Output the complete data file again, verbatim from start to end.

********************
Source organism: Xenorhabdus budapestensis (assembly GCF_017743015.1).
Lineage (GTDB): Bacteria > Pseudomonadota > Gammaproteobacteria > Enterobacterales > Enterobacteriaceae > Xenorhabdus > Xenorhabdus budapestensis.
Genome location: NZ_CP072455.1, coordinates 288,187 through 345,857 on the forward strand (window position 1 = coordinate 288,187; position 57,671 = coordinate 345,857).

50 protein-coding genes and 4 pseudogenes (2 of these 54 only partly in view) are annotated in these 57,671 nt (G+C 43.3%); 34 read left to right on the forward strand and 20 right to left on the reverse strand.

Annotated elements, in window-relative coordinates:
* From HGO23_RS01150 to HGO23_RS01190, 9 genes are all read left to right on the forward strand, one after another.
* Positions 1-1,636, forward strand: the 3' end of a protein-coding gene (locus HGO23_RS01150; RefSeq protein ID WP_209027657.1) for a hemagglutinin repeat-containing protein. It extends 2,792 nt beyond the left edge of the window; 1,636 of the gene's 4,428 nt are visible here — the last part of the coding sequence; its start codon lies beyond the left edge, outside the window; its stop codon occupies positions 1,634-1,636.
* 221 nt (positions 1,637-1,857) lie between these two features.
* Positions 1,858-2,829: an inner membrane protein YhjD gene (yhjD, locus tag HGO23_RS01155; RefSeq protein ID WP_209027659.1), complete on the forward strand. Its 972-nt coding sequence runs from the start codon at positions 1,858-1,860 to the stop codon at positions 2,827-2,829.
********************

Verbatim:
Source organism: Xenorhabdus budapestensis (assembly GCF_017743015.1).
Lineage (GTDB): Bacteria > Pseudomonadota > Gammaproteobacteria > Enterobacterales > Enterobacteriaceae > Xenorhabdus > Xenorhabdus budapestensis.
Genome location: NZ_CP072455.1, coordinates 288,187 through 345,857 on the forward strand (window position 1 = coordinate 288,187; position 57,671 = coordinate 345,857).

50 protein-coding genes and 4 pseudogenes (2 of these 54 only partly in view) are annotated in these 57,671 nt (G+C 43.3%); 34 read left to right on the forward strand and 20 right to left on the reverse strand.

Annotated elements, in window-relative coordinates:
* From HGO23_RS01150 to HGO23_RS01190, 9 genes are all read left to right on the forward strand, one after another.
* Positions 1-1,636, forward strand: the 3' end of a protein-coding gene (locus HGO23_RS01150; RefSeq protein ID WP_209027657.1) for a hemagglutinin repeat-containing protein. It extends 2,792 nt beyond the left edge of the window; 1,636 of the gene's 4,428 nt are visible here — the last part of the coding sequence; its start codon lies beyond the left edge, outside the window; its stop codon occupies positions 1,634-1,636.
* 221 nt (positions 1,637-1,857) lie between these two features.
* Positions 1,858-2,829: an inner membrane protein YhjD gene (yhjD, locus tag HGO23_RS01155; RefSeq protein ID WP_209027659.1), complete on the forward strand. Its 972-nt coding sequence runs from the start codon at positions 1,858-1,860 to the stop codon at positions 2,827-2,829.